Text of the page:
Benjamin Franklin reportedly said the new American government was "A republic, if you can keep it." What does it take to keep it?

Benjamin Franklin reportedly said the new American government was "A republic, if you can keep it." What does it take to keep it?

We all have that one relative that won’t budge on their views, no matter how many facts or articles you send them. It seems as though this is a relatively new phenomenon, or at least much more prevalent than it used to be. Is that the case? Is our sociopolitical system really broken?

In short … how did we get here?

This is the central question of Michael Tomasky’s new book If We Can Keep It, a book The New York Times Book Review calls a “sweeping, rollicking, sometimes breezy political and cultural back story to our current moment.”

He contends that the founders, with the Connecticut Compromise, designed a fatally flawed system for our federal legislature. By mandating that the Senate be made up of two representatives from each state, they gave outsize influence to sparsely populated states. As for the House of Representatives, a blasé attitude about maintaining districts of equal size led to inequality, with rural areas of 10,000 constituents having the same representation as urban ones with 50,000 constituents. This situation only changed with a 1964 Supreme Court decision mandating “one person, one vote.” “The founders were visionaries,” Tomasky writes. “But they were human. They made some mistakes.”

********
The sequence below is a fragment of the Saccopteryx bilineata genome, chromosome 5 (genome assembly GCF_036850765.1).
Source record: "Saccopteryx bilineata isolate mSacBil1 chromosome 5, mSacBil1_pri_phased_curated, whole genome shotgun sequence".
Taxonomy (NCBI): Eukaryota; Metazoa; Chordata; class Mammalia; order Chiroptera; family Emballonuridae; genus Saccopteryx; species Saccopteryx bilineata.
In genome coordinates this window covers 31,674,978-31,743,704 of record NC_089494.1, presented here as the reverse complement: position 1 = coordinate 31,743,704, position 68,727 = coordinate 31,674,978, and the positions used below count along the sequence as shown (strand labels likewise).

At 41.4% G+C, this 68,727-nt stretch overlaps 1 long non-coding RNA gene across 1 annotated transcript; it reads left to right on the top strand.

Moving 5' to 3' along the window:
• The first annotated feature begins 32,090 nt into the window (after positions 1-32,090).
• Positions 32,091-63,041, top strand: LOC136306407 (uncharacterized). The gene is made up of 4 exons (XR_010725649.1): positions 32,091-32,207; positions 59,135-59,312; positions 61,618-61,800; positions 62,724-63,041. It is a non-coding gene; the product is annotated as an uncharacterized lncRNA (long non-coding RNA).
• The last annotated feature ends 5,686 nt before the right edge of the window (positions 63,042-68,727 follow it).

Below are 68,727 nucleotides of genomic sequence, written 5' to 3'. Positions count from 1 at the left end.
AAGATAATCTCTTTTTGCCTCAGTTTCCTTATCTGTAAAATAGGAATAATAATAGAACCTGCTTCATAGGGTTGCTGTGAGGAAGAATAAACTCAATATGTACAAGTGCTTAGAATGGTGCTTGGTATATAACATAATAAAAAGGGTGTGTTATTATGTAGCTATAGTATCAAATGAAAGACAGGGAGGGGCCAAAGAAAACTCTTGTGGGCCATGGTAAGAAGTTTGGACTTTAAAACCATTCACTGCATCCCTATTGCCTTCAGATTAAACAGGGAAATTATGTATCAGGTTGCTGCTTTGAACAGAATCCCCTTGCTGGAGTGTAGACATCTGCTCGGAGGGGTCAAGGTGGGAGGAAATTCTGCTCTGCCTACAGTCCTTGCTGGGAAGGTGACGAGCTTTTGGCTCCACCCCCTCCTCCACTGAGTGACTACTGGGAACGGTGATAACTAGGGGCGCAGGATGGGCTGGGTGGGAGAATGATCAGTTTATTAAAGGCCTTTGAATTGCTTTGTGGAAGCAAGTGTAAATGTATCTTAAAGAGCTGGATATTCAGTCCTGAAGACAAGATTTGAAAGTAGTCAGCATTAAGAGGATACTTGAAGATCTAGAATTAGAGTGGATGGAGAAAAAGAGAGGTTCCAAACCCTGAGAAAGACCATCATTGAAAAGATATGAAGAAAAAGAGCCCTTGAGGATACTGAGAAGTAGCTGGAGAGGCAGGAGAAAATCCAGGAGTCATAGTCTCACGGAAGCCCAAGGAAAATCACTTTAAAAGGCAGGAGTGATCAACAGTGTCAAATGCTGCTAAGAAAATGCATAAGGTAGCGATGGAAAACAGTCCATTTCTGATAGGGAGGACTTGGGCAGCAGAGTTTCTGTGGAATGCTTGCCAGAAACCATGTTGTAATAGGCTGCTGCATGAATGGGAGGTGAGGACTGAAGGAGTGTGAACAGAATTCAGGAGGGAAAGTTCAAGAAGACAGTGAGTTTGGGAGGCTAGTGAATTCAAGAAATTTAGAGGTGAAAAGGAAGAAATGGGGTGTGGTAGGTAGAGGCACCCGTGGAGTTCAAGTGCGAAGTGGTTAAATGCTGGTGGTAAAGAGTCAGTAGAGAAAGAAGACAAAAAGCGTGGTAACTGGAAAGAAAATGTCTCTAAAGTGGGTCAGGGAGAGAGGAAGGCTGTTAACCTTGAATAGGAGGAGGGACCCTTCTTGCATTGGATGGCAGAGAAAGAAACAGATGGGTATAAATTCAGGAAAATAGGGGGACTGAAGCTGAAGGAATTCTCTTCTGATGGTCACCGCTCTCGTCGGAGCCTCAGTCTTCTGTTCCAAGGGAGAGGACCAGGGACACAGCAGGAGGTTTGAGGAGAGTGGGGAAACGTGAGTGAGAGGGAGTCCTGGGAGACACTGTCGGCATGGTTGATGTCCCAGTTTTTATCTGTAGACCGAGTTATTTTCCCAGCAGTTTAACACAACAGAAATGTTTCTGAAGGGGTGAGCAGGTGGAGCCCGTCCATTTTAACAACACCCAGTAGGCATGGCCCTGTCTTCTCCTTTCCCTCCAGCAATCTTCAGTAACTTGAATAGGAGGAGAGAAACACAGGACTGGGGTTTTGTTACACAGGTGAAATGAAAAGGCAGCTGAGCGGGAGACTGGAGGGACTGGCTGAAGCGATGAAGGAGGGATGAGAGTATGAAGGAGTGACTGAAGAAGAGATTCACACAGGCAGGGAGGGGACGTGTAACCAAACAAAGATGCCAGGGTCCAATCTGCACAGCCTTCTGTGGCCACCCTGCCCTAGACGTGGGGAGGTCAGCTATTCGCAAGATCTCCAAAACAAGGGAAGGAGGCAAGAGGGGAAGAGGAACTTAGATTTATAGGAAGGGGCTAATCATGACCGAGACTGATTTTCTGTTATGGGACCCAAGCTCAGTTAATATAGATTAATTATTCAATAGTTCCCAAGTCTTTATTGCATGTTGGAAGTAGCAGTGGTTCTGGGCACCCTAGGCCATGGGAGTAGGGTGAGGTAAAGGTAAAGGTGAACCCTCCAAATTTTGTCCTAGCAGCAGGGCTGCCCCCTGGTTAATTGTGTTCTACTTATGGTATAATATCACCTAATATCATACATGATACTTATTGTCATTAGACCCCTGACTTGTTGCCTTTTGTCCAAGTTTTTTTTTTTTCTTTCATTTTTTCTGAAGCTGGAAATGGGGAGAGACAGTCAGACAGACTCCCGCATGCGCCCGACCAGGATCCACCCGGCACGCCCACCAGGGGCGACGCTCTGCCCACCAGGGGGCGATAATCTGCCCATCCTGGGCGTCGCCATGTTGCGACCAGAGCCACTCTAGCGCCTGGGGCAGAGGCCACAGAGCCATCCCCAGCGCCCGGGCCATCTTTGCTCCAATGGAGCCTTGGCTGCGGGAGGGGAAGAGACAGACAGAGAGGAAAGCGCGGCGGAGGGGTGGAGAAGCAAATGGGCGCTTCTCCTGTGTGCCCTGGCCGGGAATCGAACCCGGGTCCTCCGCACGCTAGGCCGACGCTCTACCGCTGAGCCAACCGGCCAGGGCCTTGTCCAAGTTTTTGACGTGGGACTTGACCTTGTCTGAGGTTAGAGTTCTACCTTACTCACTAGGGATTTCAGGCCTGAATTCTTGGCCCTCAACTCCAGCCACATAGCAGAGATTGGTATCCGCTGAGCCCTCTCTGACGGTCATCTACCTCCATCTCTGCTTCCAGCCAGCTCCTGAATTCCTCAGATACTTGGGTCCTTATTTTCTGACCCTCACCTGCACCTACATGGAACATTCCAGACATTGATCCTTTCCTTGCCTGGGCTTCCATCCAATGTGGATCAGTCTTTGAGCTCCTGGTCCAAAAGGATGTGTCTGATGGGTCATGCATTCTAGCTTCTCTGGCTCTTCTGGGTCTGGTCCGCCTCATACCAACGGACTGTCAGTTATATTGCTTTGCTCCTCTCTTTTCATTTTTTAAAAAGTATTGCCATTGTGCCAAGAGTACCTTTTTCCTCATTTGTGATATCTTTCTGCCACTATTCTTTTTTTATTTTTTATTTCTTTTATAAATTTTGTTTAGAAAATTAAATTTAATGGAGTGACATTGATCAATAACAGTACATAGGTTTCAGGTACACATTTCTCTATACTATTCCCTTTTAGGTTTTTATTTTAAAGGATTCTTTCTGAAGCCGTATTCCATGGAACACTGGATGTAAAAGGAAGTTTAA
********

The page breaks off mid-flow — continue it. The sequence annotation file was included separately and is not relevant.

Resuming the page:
Tomasky takes his book’s title from Benjamin Franklin’s comment that the Founding Fathers had created “a republic, if you can keep it.”

Eric Metaxas also riffed on Franklin’s quote for his book, If You Can Keep It. The book, according to Kirkus “makes a faith-based argument for American exceptionalism.”

He believes that the Founding Fathers incorporated into the Constitution the Golden Triangle of Freedom: “freedom requires virtue; virtue requires faith; and faith requires freedom,” an idea articulated by British social critic Os Guiness. Metaxas exhorts Americans today to revitalize freedom by behaving virtuously, insisting on virtuous leaders, and recognizing the significance of Judeo-Christian religion in the nation’s identity and destiny.

Metaxas and Tomasky join us to talk about what led us to our current moment, and how the work of Franklin and the other Founding Fathers reflects the issues of today.

Produced by Kathryn Fink.

Guests

  • Eric Metaxas Author, "If You Can Keep It: The Forgotten Promise of American Liberty"; host, “The Eric Metaxas Show”; @ericmetaxas
  • Michael Tomasky Author, "If We Can Keep It: How the Republic Collapsed and How It Might Be Saved"; editor-in-chief, Democracy Journal; special correspondent, Newsweek, The Daily Beast; @mtomasky

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